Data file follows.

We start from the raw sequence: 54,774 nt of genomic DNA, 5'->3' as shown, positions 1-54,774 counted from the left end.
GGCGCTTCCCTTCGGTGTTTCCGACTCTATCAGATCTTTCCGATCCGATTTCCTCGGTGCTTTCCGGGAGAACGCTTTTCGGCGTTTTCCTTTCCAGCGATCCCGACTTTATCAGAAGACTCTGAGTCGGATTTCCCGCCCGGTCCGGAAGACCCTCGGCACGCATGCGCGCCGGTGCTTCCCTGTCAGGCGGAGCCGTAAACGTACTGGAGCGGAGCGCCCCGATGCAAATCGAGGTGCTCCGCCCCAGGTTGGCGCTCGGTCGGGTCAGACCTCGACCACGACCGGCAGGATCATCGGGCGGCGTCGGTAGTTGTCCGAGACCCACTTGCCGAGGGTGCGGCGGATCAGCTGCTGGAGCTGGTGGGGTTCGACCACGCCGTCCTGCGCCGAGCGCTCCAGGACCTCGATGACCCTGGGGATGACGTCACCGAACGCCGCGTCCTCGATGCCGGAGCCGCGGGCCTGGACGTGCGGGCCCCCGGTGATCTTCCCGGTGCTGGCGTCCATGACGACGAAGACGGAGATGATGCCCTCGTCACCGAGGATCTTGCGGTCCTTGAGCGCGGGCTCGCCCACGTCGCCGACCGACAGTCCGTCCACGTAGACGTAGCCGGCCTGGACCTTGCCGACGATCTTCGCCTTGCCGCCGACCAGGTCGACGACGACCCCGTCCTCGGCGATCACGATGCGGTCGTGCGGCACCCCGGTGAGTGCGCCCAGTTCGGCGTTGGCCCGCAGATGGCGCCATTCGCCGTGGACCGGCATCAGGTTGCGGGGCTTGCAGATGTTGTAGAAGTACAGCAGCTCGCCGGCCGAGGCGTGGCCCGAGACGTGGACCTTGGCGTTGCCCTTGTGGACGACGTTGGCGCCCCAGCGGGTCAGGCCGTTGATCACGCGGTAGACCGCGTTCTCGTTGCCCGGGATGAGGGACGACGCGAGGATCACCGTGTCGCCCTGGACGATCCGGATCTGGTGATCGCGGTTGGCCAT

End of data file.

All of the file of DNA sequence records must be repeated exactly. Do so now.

We start from the raw sequence: 54,774 nt of genomic DNA, 5'->3' as shown, positions 1-54,774 counted from the left end.
GGCGCTTCCCTTCGGTGTTTCCGACTCTATCAGATCTTTCCGATCCGATTTCCTCGGTGCTTTCCGGGAGAACGCTTTTCGGCGTTTTCCTTTCCAGCGATCCCGACTTTATCAGAAGACTCTGAGTCGGATTTCCCGCCCGGTCCGGAAGACCCTCGGCACGCATGCGCGCCGGTGCTTCCCTGTCAGGCGGAGCCGTAAACGTACTGGAGCGGAGCGCCCCGATGCAAATCGAGGTGCTCCGCCCCAGGTTGGCGCTCGGTCGGGTCAGACCTCGACCACGACCGGCAGGATCATCGGGCGGCGTCGGTAGTTGTCCGAGACCCACTTGCCGAGGGTGCGGCGGATCAGCTGCTGGAGCTGGTGGGGTTCGACCACGCCGTCCTGCGCCGAGCGCTCCAGGACCTCGATGACCCTGGGGATGACGTCACCGAACGCCGCGTCCTCGATGCCGGAGCCGCGGGCCTGGACGTGCGGGCCCCCGGTGATCTTCCCGGTGCTGGCGTCCATGACGACGAAGACGGAGATGATGCCCTCGTCACCGAGGATCTTGCGGTCCTTGAGCGCGGGCTCGCCCACGTCGCCGACCGACAGTCCGTCCACGTAGACGTAGCCGGCCTGGACCTTGCCGACGATCTTCGCCTTGCCGCCGACCAGGTCGACGACGACCCCGTCCTCGGCGATCACGATGCGGTCGTGCGGCACCCCGGTGAGTGCGCCCAGTTCGGCGTTGGCCCGCAGATGGCGCCATTCGCCGTGGACCGGCATCAGGTTGCGGGGCTTGCAGATGTTGTAGAAGTACAGCAGCTCGCCGGCCGAGGCGTGGCCCGAGACGTGGACCTTGGCGTTGCCCTTGTGGACGACGTTGGCGCCCCAGCGGGTCAGGCCGTTGATCACGCGGTAGACCGCGTTCTCGTTGCCCGGGATGAGGGACGACGCGAGGATCACCGTGTCGCCCTGGACGATCCGGATCTGGTGATCGCGGTTGGCCAT